Thursday, April 14, 2011

Nap Time

Wow, I'm not sure exactly why but I am whupped. I can literally barely stay awake today and that is after 32oz. of coffee already. I'm guessing this is at least partially due to the residual effects of the sedatives I received yesterday for my "procedure". Why is it that they use the term procedure to describe any host of things that are not really surgery but are not simple examinations? Tell it like it is. In this particular example of the overloaded definition, it's an effing probe of your internals and by all counts, and according to my personal experience it sucks, before, during and after. OK, I guess "procedure" sounds a little better than ass raping.

In honesty, the during portion isn't really all that bad as they basically sedate you into oblivion. In past "procedures" I've had vague recollections of my time under, almost dream state though. This time I don't really recall much of anything. I suspect that part of the issue is that I was pretty tired from the prep leading up to the "procedure". The idea is that they restrict your food choices for a number of days before. This corresponded with the weekend of racing at Battenkill, though luckily the guidelines were not too restrictive as to become problematic for optimal athletic output (crap, that means I can't blame it on this.). Two days before you are only allowed a small range of foods and drinks. The day before though you get nothing but clear liquid. This makes for a great weight loss opportunity and I used it to it's fullest by doing the Tuesday night left for dead road ride. 50 miles with almost zero calories consumed on the day was a hoot, for sure. In all honesty it wasn't nearly as bad as I thought it may be. I'm guessing that means that I have plenty of reserves. No surprise there.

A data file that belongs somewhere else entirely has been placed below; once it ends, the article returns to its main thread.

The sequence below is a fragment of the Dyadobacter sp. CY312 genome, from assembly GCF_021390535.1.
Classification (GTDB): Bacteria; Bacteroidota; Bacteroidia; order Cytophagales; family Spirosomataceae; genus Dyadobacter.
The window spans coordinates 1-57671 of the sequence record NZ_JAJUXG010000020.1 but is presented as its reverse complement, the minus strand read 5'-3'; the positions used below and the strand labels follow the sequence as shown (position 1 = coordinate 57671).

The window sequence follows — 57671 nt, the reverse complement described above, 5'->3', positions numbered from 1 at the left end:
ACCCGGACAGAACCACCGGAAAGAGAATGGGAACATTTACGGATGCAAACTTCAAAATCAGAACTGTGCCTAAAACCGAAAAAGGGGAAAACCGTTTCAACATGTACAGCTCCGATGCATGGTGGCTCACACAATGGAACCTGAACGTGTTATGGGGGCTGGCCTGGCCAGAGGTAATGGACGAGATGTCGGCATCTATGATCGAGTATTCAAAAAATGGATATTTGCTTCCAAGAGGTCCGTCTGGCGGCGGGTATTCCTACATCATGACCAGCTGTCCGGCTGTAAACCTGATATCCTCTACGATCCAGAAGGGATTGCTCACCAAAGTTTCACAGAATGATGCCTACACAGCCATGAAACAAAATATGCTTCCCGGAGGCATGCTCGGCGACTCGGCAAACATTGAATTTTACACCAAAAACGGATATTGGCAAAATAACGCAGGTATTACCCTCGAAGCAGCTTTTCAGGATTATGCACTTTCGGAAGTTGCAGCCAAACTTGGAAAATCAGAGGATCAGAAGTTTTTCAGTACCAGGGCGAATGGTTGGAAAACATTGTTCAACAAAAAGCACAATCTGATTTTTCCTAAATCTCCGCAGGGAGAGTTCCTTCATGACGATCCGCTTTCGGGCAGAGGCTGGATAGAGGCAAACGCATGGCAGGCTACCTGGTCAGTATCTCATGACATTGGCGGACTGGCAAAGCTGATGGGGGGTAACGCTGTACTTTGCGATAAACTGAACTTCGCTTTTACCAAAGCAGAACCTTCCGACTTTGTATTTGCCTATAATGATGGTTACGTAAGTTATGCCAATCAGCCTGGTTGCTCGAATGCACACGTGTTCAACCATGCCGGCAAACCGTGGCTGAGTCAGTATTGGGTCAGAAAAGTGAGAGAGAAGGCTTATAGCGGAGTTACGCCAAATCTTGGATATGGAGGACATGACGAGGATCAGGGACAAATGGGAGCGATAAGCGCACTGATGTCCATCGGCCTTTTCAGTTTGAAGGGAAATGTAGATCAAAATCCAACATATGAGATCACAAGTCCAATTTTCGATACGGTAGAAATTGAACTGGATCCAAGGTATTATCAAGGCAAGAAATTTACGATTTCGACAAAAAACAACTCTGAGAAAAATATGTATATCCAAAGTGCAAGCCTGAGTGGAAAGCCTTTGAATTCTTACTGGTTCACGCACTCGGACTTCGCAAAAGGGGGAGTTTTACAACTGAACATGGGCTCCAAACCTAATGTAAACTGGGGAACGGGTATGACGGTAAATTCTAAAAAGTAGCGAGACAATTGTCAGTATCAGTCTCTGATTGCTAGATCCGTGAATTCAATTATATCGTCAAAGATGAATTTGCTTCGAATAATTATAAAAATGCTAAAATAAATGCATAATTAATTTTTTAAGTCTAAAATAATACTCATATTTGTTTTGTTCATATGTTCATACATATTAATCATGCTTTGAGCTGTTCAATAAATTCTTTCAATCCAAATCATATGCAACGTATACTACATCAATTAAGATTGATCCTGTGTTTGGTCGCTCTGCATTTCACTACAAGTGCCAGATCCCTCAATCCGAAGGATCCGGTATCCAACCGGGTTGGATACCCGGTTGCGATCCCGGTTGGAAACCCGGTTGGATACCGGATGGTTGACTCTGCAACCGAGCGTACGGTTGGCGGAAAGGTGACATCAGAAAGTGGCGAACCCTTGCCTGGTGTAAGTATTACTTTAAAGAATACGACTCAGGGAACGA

This brings us to the absolute, without a doubt, worst part of the whole ordeal, which is the two part cleansing agent that they make you consume the night before and then morning of your "procedure". This stuff tastes like absolute ass. NOTE: I'm assuming ass is a bad taste, and not speaking from experience. It made for a great post ride recovery drink and also allowed for some interesting sleep patterns the night before the "procedure". The morning of, you are then to get up at 5AM and slam back the 2nd part of the two part noxious tonic. This flushes whatever is left as well as the top layers of gastrointestinal lining, I suspect. Now that you are up and prepped you're not going back to bed so might as well jump online and work, right?

Anyhow, I showed up yesterday at the hospital and the nurses at the front desk tell me that because it's Wednesday, and I'm the 20th patient of the day, I get a two-for-one and they are going at it from both ends. Excellent, 'sign me up I says'. It seems that the nurses were a little under-staffed for the day and so there was a bit of a bottleneck. This resulted in me getting processed a bit late but did afford me the luxury of finishing the book I'd been reading, "Come and Gone" by Joe Parkin, while lounging around in my spiffy hospital johnny and non-slip racing socks. Not a great read or particularly compelling story but it did mention a bunch of local folks I've raced with, which was cool.

Another neat thing that happened on the way to the "procedure" was that the nurse processing me, who was adamant that she would not work late that day despite requests from the supervisor, as she had "things to do", which I believe involved her children. As she was filling out a mound of paperwork there in front of me, which I got the impression should have been filled out beforehand by someone else, I chimed in to inform her not to freak out when my HR drops near or below 40bpm. This happened last time and alarms went off so in order to save panic and confusion, I thought it worth noting. She asked if I was a runner. Why do they always ask that? No, I'm a cyclist, and ride my bike 12+ hours a week in all kinds of wet, gritty and miserable weather, which is why my ass looks like a baseball glove that was left outside all winter and then chewed on by the neighborhood dog and is in fact, at least partially, what brings me here today.